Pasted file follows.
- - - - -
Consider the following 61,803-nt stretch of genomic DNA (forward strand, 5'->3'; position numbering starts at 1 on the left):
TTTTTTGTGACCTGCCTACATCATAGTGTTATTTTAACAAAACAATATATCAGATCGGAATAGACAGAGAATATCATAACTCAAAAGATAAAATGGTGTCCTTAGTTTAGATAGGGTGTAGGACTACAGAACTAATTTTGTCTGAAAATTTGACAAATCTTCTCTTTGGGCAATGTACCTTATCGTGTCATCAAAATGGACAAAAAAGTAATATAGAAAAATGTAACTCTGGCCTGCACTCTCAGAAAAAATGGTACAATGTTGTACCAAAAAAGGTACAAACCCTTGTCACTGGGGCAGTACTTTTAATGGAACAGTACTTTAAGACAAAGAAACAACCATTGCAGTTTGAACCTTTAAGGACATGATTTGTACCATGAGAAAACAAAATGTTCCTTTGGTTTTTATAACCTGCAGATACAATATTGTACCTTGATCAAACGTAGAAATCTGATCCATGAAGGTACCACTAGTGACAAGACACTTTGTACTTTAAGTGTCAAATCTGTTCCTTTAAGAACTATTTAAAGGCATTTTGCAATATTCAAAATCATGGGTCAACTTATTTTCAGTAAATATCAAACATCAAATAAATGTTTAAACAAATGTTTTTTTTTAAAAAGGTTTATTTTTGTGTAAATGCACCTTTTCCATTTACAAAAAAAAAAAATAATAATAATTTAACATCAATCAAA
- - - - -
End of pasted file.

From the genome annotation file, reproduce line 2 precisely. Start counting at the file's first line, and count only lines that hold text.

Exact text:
TTTTTTGTGACCTGCCTACATCATAGTGTTATTTTAACAAAACAATATATCAGATCGGAATAGACAGAGAATATCATAACTCAAAAGATAAAATGGTGTCCTTAGTTTAGATAGGGTGTAGGACTACAGAACTAATTTTGTCTGAAAATTTGACAAATCTTCTCTTTGGGCAATGTACCTTATCGTGTCATCAAAATGGACAAAAAAGTAATATAGAAAAATGTAACTCTGGCCTGCACTCTCAGAAAAAATGGTACAATGTTGTACCAAAAAAGGTACAAACCCTTGTCACTGGGGCAGTACTTTTAATGGAACAGTACTTTAAGACAAAGAAACAACCATTGCAGTTTGAACCTTTAAGGACATGATTTGTACCATGAGAAAACAAAATGTTCCTTTGGTTTTTATAACCTGCAGATACAATATTGTACCTTGATCAAACGTAGAAATCTGATCCATGAAGGTACCACTAGTGACAAGACACTTTGTACTTTAAGTGTCAAATCTGTTCCTTTAAGAACTATTTAAAGGCATTTTGCAATATTCAAAATCATGGGTCAACTTATTTTCAGTAAATATCAAACATCAAATAAATGTTTAAACAAATGTTTTTTTTTAAAAAGGTTTATTTTTGTGTAAATGCACCTTTTCCATTTACAAAAAAAAAAAATAATAATAATTTAACATCAATCAAA